Born in Brooklyn, New York on February 13, 1946, Richard Blumenthal is a graduate of both Harvard College (1967) and Yale Law School (1973). In 1969 he worked as an assistant to Daniel Patrick Moynihan, President Nixon’s urban affairs adviser. From 1970-76, Blumenthal served in the U.S. Marine Corps Reserves, where, according to NBC News, he “engag[ed] in Washington drills and local projects like campground repairs.” Following a stint as the U.S. Attorney for the District of Connecticut from 1977-81, Blumenthal ran a private law practice and served as a volunteer counsel for the NAACP Legal Defense Fund from 1981-86. He was a Democratic member of the Connecticut House of Representatives from 1984-87, a member of the Connecticut State Senate from 1987-90, and Connecticut’s attorney general from 1991-2011. In 2010, Blumenthal was elected to the United States Senate, a post he continues to hold.
During his tenure as attorney general, Blumenthal in 1998 helped lead a lawsuit in which 46 U.S. states accused tobacco companies of concealing from the American public the dangers of smoking. He argued that as punishment for that deception, tobacco manufacturers should be forced to reimburse the various state governments for whatever Medicaid funds they had spent on the healthcare of smokers who resided there. According to the Competitive Enterprise Institute (CEI), the $246 billion national settlement that brought the case to a close “was structured to allow the major tobacco companies to maintain their market share and raise prices in unison in order to pass settlement costs on to smokers.” Moreover, said CEI, “Blumenthal personally steered $65 million in fees to his own allies and the associates of former Connecticut Governor John Rowland.”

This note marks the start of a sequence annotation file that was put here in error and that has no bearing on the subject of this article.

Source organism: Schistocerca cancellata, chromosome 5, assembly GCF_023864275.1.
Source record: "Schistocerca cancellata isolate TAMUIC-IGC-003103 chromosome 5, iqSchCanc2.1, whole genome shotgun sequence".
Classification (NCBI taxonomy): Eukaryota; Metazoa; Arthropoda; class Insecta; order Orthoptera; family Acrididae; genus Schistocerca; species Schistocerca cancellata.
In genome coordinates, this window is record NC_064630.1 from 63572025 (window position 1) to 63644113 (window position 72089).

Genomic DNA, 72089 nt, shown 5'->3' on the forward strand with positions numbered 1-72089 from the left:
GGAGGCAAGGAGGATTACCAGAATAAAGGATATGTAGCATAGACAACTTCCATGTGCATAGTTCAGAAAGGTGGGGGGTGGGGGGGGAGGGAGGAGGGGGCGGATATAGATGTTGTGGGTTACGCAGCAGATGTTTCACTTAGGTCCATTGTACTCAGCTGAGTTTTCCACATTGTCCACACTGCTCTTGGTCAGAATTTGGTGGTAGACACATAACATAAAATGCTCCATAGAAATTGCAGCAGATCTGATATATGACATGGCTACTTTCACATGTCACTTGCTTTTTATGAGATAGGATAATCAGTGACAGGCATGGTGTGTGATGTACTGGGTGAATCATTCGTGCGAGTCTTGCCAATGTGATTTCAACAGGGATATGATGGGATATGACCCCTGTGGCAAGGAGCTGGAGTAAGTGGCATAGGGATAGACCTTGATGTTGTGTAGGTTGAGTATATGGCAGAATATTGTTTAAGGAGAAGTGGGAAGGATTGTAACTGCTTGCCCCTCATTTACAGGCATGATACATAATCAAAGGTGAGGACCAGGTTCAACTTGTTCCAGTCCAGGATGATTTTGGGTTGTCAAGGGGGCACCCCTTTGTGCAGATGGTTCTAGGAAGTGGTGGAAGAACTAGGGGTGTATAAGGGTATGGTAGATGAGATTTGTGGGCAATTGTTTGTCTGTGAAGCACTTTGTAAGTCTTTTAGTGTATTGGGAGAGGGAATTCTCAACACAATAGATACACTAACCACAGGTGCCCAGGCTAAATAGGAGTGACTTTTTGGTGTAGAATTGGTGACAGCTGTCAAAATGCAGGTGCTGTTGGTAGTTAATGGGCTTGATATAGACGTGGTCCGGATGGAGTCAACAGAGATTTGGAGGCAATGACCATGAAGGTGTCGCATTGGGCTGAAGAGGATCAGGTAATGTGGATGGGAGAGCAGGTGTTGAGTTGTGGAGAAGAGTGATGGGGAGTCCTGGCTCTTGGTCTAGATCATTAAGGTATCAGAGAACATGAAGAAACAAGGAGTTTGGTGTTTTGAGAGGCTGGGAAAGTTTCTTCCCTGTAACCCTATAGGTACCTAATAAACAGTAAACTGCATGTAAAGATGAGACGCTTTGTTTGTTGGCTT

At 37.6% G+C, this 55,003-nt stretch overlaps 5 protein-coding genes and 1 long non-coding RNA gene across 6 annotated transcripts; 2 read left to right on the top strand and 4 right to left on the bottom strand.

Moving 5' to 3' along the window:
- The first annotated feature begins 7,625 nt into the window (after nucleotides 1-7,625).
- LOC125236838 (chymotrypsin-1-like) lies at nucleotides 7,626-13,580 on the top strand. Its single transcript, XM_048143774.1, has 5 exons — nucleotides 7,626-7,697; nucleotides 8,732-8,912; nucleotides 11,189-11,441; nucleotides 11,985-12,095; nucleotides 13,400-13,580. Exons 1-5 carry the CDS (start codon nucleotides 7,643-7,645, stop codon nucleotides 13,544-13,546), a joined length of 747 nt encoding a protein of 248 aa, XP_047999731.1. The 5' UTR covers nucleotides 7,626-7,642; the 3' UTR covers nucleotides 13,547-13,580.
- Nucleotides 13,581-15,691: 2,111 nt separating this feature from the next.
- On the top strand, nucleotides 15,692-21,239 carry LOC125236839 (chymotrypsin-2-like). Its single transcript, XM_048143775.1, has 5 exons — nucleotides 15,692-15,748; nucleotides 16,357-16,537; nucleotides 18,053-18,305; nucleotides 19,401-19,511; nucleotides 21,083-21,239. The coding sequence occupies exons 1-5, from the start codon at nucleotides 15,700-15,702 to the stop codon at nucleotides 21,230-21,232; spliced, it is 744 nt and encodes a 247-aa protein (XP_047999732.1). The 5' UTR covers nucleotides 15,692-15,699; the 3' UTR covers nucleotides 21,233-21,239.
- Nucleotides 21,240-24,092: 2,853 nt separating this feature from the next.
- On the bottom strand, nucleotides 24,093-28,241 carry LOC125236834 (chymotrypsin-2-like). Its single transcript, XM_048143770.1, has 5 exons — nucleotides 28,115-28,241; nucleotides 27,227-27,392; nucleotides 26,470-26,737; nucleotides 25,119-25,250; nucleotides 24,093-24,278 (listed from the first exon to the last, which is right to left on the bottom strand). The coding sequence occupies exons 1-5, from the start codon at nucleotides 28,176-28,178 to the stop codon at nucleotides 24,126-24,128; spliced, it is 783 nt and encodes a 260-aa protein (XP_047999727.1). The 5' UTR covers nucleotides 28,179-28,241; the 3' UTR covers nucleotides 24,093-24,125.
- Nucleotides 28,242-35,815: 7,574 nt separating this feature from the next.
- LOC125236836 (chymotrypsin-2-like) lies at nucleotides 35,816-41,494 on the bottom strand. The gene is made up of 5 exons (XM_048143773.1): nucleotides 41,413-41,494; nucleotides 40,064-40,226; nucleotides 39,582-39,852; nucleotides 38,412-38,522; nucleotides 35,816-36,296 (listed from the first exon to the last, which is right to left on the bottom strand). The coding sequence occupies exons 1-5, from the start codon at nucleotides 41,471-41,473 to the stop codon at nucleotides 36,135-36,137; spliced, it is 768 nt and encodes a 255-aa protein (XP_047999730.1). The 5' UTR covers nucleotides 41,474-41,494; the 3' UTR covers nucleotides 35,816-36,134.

In 2007, CEI dubbed Blumenthal “The Nation’s Worst Attorney General” and gave him an “F” rating, describing him as “a tireless crusader for growing the power of his own ofﬁce and spreading largesse to his cronies.” By contrast, Blumenthal in 2008 was awarded an A+ rating by the notoriously corrupt, pro-socialist, now-defunct community organization ACORN.
Between 2003-09, a number of newspaper articles quoted Blumenthal as stating, on multiple occasions, that he had seen active combat duty as a Marine during the Vietnam War. But in fact, Blumenthal never served in Vietnam. Rather, prior to his tour of duty in the Marines Reserves, he had applied for “at least five military deferments … to avoid going to war,” according to the New York Times. When reporters asked Blumenthal why he had never previously tried to set the record straight regarding his activities during the Vietnam War era, he said that while “my intention has always been to be completely clear and accurate and straightforward,” he “can’t possibly know what is reported in all” the news articles written about him.